ZURICH (Reuters) - Natural disasters, such as Japan’s earthquake and floods in Australia and Thailand, cost the global economy a record $370 billion in 2011, with losses for the insurance industry the second largest ever, Swiss Re SRENH.VX said on Wednesday.
Insured catastrophe losses more than doubled in 2011 to $116 billion, Swiss Re said on Wednesday in its study of natural catastrophes and man-made disasters. That was up from a December forecast for $108 billion.
Munich Re (MUVGn.DE), the world’s biggest reinsurer, estimated in January a cost of $105 billion to the insurance industry from natural disasters.
Japan’s earthquake, which caused over 19,000 deaths, accounted for more than half 2011’s economic loss and was the most expensive earthquake on record at $35 billion, Swiss Re said.
However, low insurance protection in the country meant insurers will only bear 17 percent of total losses.
“Had Japan been insured as well, 2011 would certainly have been the most expensive year ever also in terms of insured losses,” said Lucia Bevere, Swiss Re senior catastrophe data analyst, who co-authored the study.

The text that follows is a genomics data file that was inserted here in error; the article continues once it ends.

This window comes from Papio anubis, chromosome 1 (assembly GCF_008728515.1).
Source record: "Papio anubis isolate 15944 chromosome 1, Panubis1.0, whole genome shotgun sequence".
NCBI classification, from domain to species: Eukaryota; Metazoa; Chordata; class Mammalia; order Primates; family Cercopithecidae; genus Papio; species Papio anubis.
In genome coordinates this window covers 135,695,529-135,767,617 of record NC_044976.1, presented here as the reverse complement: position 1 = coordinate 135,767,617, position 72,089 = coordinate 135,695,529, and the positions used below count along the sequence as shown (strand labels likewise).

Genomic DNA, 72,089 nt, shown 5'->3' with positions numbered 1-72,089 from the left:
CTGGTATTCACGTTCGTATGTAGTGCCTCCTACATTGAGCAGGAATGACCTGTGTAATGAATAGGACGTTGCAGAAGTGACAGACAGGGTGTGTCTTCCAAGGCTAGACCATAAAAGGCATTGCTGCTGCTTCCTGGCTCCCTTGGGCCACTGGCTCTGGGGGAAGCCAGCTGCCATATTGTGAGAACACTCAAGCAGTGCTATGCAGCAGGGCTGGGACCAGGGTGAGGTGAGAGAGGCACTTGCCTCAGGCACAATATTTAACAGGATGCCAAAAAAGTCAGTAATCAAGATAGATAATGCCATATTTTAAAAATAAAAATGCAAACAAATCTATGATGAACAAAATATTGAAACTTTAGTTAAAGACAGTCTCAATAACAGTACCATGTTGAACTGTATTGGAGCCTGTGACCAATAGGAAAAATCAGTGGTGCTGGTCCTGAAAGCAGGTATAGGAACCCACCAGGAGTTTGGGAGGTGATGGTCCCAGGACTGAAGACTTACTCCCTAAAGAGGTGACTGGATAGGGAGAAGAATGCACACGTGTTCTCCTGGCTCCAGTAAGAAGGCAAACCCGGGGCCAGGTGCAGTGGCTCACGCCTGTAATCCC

In contrast, the industry will shoulder 80 percent of the economic loss stemming from New Zealand’s earthquake, which was the third costliest ever at $12 billion.
Floods in Thailand also gave the industry a $12 billion hit from claims - the highest recorded for a river water event - after an area the size of Switzerland was flooded when the Chao Phraya river burst its banks.
Insured losses exceed $49 billion in Asia, making it the worst affected region globally.
In the United States, the hurricane season was relatively modest, helping to cap overall insured losses, despite a brutal tornado season with losses of over $25 billion.
Despite the record year, the hit to the industry fell short of the $123 billion picked up in 2005 when hurricane Katrina hit New Orleans.
Reporting by Caroline Copley; Editing by Dan Lalor